The difference in the remedial schemes does not defeat the purpose of the FEA. Again, the purpose of the FEA is to remedy and prevent discrimination throughout the state. The purpose of the MEOO is to remedy and prevent discrimination within the geographic limits of the City of Madison. What accomplishes the ends of the ordinance accomplishes the ends of the FEA. If the Commission's issuance of awards containing elements for emotional distress or punitive damages draws some complaints that might have been filed with the ERD, it permits the ERD to expend more of its scarce resources outside of the City of Madison. Rather than defeating the purposes of the FEA, the MEOO enhances the effectiveness of the ERD and helps to fulfill the ultimate goal. Both the FEA and MEOO are remedial laws that encourage the prevention of discrimination through a broad variety of means. Both encourage conciliation of disputes. These conciliation efforts occur throughout the complaint process. Should there be a finding of discrimination and no conciliation has been possible, both the ERD and the Commission are to issue orders that effectuate the broad socially desirable purposes of the FEA and the MEOO. There is nothing on the face of it that leads the Hearing Examiner to the conclusion that the Commission's claimed ability to award a broader array of damages to a prevailing complainant is contrary to the spirit of the FEA.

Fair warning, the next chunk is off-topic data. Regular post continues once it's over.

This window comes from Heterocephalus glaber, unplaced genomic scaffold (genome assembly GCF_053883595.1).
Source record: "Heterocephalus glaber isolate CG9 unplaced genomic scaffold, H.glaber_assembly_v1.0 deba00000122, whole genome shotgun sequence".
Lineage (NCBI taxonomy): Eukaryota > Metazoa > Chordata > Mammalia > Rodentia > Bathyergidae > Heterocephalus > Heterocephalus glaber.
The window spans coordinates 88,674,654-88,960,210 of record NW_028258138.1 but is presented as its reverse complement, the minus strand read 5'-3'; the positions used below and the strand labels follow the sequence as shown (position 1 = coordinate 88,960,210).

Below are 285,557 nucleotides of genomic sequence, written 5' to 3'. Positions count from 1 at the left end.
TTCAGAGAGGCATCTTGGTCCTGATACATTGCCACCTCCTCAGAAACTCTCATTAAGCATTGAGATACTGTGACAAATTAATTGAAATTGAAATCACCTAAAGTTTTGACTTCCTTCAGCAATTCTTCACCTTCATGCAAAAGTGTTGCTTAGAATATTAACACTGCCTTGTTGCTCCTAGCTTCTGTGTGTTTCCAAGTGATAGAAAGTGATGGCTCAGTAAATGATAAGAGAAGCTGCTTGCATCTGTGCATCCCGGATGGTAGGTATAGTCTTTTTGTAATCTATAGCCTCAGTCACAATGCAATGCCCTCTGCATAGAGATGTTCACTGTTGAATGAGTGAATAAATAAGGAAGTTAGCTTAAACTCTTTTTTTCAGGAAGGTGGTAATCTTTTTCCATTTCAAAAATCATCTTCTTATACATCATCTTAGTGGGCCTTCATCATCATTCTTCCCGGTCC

Perhaps it is arguable that parties may be somewhat less willing to compromise their positions because there may be more at stake. However, there is no evidence in the record to support such supposition. The purposes of the FEA and the MEOO are to prevent and remedy discrimination, not to limit the potential consequences of discrimination to employers.

Both the FEA and the MEOO recognize the adverse impact of discrimination on our citizens and our economy. The Commission need not apologize for exploring all options available to it as it seeks to eliminate illegal discrimination from the work place. It is to this socially desirably goal that both the FEA and the MEOO work.